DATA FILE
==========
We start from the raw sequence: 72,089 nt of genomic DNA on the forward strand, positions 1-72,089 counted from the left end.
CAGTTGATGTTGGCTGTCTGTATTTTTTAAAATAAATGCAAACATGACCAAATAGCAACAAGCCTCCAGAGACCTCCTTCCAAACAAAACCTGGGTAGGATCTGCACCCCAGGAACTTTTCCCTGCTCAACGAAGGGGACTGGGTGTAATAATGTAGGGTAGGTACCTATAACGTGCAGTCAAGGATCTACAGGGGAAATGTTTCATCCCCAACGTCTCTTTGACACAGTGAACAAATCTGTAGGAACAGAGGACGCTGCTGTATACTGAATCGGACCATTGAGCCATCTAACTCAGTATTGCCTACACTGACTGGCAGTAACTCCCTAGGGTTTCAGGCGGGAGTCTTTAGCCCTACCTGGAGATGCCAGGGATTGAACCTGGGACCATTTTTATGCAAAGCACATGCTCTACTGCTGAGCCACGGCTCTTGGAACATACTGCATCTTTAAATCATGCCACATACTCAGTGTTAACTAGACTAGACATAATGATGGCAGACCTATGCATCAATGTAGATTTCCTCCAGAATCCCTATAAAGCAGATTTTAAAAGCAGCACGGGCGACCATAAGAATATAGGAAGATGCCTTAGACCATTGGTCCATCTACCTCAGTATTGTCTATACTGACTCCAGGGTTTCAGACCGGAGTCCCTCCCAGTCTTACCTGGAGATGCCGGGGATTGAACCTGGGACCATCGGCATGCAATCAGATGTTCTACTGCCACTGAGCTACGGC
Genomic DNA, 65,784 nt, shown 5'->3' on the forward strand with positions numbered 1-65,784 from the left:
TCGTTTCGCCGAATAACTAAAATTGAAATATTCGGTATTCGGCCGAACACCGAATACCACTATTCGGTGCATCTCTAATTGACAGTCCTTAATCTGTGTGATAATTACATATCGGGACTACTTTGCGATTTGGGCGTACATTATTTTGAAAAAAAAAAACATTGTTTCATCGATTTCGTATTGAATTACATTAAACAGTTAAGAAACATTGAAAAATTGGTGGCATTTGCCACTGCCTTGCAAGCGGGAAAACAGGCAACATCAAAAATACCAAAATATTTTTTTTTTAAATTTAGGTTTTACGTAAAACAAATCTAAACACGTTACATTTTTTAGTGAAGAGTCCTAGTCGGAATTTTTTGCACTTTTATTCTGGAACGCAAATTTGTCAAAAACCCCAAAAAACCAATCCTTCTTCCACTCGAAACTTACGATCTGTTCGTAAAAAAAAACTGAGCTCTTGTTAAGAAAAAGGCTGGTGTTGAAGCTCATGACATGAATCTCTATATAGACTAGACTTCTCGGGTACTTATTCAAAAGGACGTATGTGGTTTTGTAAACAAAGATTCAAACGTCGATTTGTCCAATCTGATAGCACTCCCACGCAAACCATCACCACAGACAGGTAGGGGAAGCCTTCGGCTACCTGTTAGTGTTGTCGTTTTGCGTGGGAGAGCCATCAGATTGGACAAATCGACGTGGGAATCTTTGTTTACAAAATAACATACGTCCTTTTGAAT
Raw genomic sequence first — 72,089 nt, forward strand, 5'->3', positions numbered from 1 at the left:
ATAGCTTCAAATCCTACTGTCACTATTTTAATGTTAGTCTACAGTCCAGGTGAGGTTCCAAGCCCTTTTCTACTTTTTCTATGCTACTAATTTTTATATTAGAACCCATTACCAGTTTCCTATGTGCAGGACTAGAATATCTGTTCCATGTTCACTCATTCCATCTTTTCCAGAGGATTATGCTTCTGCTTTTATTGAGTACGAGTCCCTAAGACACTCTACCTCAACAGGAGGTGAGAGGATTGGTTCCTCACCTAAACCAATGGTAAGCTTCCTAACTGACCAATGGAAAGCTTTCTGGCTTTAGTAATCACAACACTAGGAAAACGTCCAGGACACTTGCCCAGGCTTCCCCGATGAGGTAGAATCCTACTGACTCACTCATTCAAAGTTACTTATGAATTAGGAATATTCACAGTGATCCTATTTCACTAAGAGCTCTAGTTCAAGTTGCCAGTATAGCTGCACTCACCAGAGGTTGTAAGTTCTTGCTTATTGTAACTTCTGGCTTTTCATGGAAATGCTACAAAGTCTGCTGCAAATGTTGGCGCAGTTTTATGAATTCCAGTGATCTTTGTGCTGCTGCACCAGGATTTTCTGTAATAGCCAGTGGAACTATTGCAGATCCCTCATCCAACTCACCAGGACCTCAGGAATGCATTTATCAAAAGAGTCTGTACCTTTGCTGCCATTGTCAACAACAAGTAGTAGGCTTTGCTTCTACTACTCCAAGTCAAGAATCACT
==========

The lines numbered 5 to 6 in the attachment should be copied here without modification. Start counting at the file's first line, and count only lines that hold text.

Raw genomic sequence first — 72,089 nt, forward strand, 5'->3', positions numbered from 1 at the left:
ATAGCTTCAAATCCTACTGTCACTATTTTAATGTTAGTCTACAGTCCAGGTGAGGTTCCAAGCCCTTTTCTACTTTTTCTATGCTACTAATTTTTATATTAGAACCCATTACCAGTTTCCTATGTGCAGGACTAGAATATCTGTTCCATGTTCACTCATTCCATCTTTTCCAGAGGATTATGCTTCTGCTTTTATTGAGTACGAGTCCCTAAGACACTCTACCTCAACAGGAGGTGAGAGGATTGGTTCCTCACCTAAACCAATGGTAAGCTTCCTAACTGACCAATGGAAAGCTTTCTGGCTTTAGTAATCACAACACTAGGAAAACGTCCAGGACACTTGCCCAGGCTTCCCCGATGAGGTAGAATCCTACTGACTCACTCATTCAAAGTTACTTATGAATTAGGAATATTCACAGTGATCCTATTTCACTAAGAGCTCTAGTTCAAGTTGCCAGTATAGCTGCACTCACCAGAGGTTGTAAGTTCTTGCTTATTGTAACTTCTGGCTTTTCATGGAAATGCTACAAAGTCTGCTGCAAATGTTGGCGCAGTTTTATGAATTCCAGTGATCTTTGTGCTGCTGCACCAGGATTTTCTGTAATAGCCAGTGGAACTATTGCAGATCCCTCATCCAACTCACCAGGACCTCAGGAATGCATTTATCAAAAGAGTCTGTACCTTTGCTGCCATTGTCAACAACAAGTAGTAGGCTTTGCTTCTACTACTCCAAGTCAAGAATCACT